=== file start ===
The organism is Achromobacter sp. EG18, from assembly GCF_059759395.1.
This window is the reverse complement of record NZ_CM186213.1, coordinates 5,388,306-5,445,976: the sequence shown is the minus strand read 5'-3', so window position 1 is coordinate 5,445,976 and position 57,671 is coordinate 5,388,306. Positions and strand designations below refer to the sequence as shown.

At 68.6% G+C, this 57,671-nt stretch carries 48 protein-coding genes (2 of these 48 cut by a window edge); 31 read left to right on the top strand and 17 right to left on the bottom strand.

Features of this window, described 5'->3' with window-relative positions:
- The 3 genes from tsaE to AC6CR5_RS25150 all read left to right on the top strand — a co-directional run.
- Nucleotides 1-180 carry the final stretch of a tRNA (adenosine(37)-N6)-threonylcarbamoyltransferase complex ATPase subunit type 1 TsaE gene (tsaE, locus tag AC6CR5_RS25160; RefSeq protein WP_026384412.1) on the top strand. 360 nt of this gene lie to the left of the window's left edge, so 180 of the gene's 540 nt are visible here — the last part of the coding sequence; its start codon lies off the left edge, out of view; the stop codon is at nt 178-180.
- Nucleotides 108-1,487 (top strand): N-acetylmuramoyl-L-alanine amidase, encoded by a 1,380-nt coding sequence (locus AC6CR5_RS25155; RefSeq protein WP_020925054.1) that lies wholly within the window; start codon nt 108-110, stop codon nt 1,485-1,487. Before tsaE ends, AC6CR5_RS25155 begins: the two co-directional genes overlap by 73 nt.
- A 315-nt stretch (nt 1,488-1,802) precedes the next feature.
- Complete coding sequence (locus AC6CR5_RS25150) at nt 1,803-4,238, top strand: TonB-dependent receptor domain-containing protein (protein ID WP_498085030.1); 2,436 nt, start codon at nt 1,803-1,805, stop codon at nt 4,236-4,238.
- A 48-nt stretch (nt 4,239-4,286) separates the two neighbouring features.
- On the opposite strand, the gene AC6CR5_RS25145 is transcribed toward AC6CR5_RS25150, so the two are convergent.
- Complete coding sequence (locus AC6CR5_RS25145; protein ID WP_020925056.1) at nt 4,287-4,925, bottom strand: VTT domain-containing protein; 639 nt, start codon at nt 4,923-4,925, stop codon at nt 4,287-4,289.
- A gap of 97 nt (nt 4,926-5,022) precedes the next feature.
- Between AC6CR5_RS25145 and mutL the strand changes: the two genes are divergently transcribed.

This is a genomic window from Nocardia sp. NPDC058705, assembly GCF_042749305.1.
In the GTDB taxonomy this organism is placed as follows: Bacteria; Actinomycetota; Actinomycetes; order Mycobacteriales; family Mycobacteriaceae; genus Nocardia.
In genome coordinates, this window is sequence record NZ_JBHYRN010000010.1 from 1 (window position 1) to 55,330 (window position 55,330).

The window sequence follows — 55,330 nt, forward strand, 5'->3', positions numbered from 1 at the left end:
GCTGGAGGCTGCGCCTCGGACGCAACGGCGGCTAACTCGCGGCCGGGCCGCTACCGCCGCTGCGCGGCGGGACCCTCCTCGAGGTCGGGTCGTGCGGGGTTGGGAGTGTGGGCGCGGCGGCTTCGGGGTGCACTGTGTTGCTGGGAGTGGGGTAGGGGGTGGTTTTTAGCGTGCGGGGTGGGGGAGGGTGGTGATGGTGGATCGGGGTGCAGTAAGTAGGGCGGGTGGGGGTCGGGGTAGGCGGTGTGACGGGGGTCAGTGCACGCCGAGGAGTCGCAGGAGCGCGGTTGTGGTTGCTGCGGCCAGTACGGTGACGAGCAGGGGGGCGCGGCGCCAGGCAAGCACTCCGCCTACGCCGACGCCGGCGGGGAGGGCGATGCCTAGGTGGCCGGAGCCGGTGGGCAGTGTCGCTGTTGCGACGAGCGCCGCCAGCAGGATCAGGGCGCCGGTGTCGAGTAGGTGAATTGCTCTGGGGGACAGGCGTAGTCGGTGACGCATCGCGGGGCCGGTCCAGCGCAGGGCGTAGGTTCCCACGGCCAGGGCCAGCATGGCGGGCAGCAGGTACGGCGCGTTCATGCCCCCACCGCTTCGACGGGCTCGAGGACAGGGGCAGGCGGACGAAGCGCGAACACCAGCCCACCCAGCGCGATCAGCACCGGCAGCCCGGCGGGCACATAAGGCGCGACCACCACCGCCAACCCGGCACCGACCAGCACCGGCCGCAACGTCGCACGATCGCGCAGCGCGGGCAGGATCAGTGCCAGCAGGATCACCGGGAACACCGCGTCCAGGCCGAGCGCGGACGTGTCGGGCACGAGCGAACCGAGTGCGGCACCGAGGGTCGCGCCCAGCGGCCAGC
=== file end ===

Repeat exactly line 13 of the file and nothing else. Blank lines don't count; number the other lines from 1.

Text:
- A gap of 97 nt (nt 4,926-5,022) precedes the next feature.